October 2, 2010

Candidates debate merits of having promises to keep

The five contenders for governor join in the roundtable discussion.

By Susan M. Cover scover@mainetoday.com
State House Bureau

AUGUSTA - Hunting and fishing issues took center stage Friday afternoon when the five gubernatorial candidates talked about fish hatcheries, land conservation and other topics.

George Smith and Harry Vanderweide, hosts of the "Wildfire" television show in Maine, moderated the roundtable discussion.

Four of the five candidates said they would support a tax credit for private entities that improve fishing opportunities -- independent Eliot Cutler said he would not make promises before he's elected.

"I haven't made a single promise to any group in the state of Maine," he said.

That prompted Democrat Libby Mitchell to say there's a difference between promises and sharing a vision for how you would govern.

"I have not gone around promising anything to anybody," she said. "People expect a governor to stand up and say what they will do."

Republican Paul LePage said his priorities are forestry, farming and fishing.

"It's not necessarily making promises, it's making priorities," he said.

Independent Kevin Scott said Cutler was taking a "cop out" by saying he couldn't promise to invest more money in the Department of Inland Fisheries and Wildlife.

And independent Shawn Moody said there's more to some of these decisions than money.

"It's beyond dollars," he said. "It's our heritage. It's generational."

The debate came after new poll numbers suggest Mitchell and LePage are in a dead heat for the lead in the race, with Cutler in third, Moody in fourth and Scott fifth.

All candidates but LePage said they would support a bond on the November ballot that calls for the state to borrow $9.75 million for the Land for Maine's Future program. LePage said he supports only the $5 million bond for new dental services in Maine.

"All other bond issues are putting shackles on the next governor," he said.

Mitchell said she not only supports the current bonds, but would propose more land bonds to support the program if she's elected.

While Smith and Vanderweide tried to keep the conversation focused on issues of interest to sportsmen, the candidates often strayed to other topics, including tax reform and school consolidation.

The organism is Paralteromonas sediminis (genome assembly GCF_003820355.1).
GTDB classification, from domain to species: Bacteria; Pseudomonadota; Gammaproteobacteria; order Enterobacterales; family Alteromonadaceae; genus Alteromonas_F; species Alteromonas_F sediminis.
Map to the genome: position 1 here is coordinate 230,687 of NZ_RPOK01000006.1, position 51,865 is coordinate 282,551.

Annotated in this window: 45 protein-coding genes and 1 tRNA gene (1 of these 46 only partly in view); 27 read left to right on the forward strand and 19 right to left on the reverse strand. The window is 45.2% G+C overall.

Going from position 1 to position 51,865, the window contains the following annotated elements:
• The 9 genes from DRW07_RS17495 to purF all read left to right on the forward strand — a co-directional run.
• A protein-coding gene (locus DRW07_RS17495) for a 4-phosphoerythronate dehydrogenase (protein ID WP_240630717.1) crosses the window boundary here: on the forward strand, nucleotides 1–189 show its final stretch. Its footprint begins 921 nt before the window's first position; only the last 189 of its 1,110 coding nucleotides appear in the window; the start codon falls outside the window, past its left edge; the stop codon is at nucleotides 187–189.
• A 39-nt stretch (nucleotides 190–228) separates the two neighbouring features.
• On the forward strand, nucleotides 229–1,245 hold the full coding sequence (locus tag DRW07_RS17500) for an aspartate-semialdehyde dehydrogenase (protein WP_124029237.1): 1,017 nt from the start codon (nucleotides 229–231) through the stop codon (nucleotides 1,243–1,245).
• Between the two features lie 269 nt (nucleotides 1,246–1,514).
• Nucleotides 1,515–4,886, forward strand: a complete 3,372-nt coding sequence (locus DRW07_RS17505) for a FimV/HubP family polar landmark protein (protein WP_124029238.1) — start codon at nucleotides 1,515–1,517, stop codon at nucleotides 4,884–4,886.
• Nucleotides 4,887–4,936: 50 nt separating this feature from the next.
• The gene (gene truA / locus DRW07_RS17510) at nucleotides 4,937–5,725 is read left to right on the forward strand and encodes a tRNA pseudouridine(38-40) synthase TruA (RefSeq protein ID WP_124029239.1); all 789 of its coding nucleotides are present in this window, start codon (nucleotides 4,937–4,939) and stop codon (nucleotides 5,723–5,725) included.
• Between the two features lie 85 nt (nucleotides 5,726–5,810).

During a discussion of privatization -- with all candidates saying they either support privatizing fish hatcheries or at least studying the idea -- LePage emphasized his anti-government platform.

"The only program I've ever seen government do right is the G.I. Bill," he said.

Cutler said he can think of other government successes, but that the state should consider whether the services it provides are necessary and whether some things can be done better and more efficiently by the private sector.

The field agreed that the state needs to take a more active role in protecting deer yards to help the herd in northern Maine make a comeback. They talked about the need to balance landowner rights with public access and whether they would want to see the state's natural resource agencies merged.

Scott said wardens need to play a bigger role in policing access to private property.

"There needs to be some relationship-building with the landowners," he said.

Mitchell said she didn't support merging natural resource agencies as Senate president and still doesn't. Cutler said while it makes sense to merge some government entities, he wouldn't support the agency mergers, either.

LePage and Scott said they see a bigger role for counties.

As mayor of Waterville, LePage said he's seen several examples of failed consolidation efforts from the state, including school district consolidation, emergency communications and corrections.

"We either have to allow county governments to be a catalyst for regionalization or we have to get rid of it," he said.

LePage said environmental regulations have cost the state money.

"In cleaning up the rivers, we gave up an enormous amount of investment from paper companies in Maine," he said.

Mitchell said the paper companies have become more efficient and that foreign competition has eroded jobs.

"The businesses that are coming along need clean air and clean water," she said. "We would never turn our back on those environmental regulations."

The debate will be broadcast on Time Warner Cable starting Oct. 16 and will also be available online at www.wildfiremaine.tv.

 

MaineToday Media State House Writer Susan Cover can be contacted at 620-7015 or at: scover@centralmaine.com

 

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